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immobilize Syllabification: im·mo·bi·lize
Pronunciation: /i(m)ˈmōbəˌlīz/

Definition of immobilize in English:


[with object]
1Prevent (something or someone) from moving or operating as normal: I want you to immobilize their vehicle fear had immobilized her
More example sentences
  • It's whether you're immobilized by the fear of death.
  • It's clearly true that he is virtually immobilized through his fear of coming across poorly in the eyes of strangers.
  • The result was a government immobilized by fear of schism and unable to respond to a real opportunity to develop a better relation with the minority community.
put out of action, disable, make inoperative, inactivate, deactivate, paralyze, freeze, cripple;
bring to a standstill, halt, stop;
restrain, stabilize
1.1Restrict the movements of (a limb or patient) to allow healing: other children in the ward were immobilized in traction
More example sentences
  • The damaged limbs were often kept immobilized because of the confinement of the iron lung.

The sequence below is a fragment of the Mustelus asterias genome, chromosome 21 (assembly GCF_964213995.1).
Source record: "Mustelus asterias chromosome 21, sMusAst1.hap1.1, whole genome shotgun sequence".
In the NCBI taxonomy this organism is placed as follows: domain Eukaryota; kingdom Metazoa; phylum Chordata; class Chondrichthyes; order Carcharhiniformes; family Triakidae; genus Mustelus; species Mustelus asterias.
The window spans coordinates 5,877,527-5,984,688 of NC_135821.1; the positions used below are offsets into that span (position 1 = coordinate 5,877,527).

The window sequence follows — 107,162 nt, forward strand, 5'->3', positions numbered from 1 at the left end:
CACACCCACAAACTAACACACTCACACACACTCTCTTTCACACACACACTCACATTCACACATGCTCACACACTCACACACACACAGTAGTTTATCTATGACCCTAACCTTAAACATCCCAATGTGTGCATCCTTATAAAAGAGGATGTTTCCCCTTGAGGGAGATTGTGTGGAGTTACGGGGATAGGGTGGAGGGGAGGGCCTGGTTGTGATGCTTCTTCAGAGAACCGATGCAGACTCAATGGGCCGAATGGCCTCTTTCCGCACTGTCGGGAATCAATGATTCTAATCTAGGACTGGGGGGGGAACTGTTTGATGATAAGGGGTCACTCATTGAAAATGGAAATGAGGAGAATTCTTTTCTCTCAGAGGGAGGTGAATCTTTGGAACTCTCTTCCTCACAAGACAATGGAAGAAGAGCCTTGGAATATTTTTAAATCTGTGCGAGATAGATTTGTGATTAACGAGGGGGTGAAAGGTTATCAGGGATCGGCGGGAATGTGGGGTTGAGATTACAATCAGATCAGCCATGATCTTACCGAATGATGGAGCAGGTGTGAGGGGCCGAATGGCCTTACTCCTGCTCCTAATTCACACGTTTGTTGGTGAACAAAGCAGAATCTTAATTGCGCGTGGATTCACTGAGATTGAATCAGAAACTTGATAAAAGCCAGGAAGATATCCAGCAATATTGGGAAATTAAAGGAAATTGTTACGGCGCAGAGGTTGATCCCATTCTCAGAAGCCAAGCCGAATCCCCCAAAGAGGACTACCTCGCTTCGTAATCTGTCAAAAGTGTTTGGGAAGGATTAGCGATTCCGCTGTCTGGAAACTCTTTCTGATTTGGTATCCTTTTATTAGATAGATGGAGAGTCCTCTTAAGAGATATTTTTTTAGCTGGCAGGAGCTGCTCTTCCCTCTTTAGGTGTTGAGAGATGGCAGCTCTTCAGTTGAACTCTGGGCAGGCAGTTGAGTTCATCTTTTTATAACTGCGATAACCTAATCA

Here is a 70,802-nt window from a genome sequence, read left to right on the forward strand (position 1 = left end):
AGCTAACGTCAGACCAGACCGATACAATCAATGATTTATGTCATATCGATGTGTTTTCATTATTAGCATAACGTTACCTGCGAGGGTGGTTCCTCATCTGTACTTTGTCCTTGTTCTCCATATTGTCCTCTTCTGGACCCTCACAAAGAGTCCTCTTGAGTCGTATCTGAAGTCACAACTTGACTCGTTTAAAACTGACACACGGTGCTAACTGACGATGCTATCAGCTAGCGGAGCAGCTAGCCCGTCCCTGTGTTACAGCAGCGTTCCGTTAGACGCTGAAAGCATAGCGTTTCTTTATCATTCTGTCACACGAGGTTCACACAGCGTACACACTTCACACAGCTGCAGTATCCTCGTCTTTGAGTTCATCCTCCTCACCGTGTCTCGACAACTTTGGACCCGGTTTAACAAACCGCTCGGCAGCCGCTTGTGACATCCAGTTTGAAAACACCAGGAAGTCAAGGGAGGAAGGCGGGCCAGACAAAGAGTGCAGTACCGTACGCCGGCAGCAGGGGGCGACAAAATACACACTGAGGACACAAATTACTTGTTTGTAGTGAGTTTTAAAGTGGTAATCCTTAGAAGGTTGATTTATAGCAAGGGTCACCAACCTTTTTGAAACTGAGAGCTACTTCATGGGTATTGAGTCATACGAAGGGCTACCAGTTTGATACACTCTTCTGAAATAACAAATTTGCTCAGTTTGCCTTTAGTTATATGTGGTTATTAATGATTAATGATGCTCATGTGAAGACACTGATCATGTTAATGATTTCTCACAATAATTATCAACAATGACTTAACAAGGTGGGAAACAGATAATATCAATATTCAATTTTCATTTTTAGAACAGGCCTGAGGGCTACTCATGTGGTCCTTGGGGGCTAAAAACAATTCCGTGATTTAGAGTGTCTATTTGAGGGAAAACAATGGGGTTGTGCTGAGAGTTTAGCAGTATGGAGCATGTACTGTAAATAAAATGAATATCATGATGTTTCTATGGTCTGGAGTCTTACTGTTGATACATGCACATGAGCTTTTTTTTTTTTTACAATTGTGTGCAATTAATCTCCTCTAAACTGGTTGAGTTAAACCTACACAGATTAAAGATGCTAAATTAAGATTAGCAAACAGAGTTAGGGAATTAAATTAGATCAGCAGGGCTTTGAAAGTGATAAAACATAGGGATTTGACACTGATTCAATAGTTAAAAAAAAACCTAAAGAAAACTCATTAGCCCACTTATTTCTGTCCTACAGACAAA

• If a body part must be immobilised - to allow skin graft adherence, for example - then the part should be splinted or positioned in an anti-deformity position for the minimum time possible.
  • Another barrier surgeons had to overcome was immobilizing a shattered limb while ensuring they had access to the open wound so they could treat infection.


Late 19th century: from French immobiliser, from immobile (see immobile).



Pronunciation: /-ˌmōbəliˈzāSHən/
Example sentences
  • Common complications that may follow fat removal surgery are bleeding, infection and thromboembolism due to prolonged immobilization following the surgery.
  • Concentrating all our energies on one physical act, our obsession results in temporary immobilization.
  • What this suggests, of course, is the ever-increasing immobilization of a life without options.

Definition of immobilize in:

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Pronunciation: fɔːˈtɪsɪməʊ
(especially as a direction) very loud or loudly